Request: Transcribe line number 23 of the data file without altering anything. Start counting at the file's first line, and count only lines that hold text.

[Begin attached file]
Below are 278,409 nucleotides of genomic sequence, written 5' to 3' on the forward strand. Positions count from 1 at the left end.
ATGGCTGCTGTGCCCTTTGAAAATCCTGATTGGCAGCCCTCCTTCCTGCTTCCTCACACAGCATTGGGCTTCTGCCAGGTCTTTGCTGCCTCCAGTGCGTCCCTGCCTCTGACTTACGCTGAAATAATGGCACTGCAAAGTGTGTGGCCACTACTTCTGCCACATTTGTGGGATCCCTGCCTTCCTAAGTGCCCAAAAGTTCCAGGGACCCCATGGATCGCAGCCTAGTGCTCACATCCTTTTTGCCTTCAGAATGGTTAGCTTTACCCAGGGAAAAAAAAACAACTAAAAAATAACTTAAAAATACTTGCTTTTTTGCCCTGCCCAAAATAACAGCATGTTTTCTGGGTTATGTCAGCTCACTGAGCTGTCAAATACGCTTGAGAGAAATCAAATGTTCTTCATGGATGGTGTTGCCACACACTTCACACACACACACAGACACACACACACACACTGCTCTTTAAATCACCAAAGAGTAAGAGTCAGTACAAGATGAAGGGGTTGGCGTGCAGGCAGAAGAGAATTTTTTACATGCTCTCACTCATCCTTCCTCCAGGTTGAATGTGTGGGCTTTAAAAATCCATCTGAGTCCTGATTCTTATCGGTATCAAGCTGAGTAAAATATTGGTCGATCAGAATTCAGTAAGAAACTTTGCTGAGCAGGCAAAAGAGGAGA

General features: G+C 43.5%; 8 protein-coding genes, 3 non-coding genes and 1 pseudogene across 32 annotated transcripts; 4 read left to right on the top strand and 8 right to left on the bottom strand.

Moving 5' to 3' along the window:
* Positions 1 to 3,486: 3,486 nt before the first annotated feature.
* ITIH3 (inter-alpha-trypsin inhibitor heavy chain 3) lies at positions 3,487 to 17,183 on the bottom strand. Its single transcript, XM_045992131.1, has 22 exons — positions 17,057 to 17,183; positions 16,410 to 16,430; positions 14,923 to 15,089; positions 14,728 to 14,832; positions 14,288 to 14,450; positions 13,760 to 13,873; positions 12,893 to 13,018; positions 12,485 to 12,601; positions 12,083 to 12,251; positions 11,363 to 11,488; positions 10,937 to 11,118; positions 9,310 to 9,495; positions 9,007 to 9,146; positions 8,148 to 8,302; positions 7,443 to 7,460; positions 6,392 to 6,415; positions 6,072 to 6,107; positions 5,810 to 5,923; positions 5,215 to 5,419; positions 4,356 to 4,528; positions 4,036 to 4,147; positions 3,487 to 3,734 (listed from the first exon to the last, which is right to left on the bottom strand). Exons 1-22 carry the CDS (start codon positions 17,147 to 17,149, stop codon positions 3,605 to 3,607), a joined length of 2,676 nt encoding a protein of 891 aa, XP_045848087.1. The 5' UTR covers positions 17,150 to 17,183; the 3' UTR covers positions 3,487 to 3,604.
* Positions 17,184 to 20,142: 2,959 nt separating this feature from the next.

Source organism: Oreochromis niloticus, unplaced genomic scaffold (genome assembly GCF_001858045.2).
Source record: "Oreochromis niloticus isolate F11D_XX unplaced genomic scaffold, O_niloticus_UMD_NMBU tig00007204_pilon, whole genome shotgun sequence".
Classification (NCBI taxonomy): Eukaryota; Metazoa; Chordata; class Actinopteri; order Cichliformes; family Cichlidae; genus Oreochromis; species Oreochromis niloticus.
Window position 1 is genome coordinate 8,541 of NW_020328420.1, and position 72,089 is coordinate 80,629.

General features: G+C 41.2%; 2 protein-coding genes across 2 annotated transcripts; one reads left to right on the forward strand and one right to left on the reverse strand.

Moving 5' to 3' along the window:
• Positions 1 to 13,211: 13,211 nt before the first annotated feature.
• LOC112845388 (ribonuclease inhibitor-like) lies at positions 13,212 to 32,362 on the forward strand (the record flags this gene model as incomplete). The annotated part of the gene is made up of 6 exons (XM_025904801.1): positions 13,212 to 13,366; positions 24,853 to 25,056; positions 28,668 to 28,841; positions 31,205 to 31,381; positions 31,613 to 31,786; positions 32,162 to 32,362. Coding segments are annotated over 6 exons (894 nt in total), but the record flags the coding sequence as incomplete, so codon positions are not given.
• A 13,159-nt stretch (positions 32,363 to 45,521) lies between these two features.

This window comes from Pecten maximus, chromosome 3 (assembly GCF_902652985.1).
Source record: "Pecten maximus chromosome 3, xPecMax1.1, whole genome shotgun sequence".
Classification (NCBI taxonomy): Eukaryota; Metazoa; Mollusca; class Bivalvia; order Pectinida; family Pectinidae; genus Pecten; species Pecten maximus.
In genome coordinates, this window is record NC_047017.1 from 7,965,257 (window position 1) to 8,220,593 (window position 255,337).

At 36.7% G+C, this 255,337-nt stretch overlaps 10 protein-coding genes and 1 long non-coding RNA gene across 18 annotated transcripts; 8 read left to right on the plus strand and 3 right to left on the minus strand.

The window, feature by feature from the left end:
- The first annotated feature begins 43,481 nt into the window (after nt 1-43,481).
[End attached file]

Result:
- The first annotated feature begins 43,481 nt into the window (after nt 1-43,481).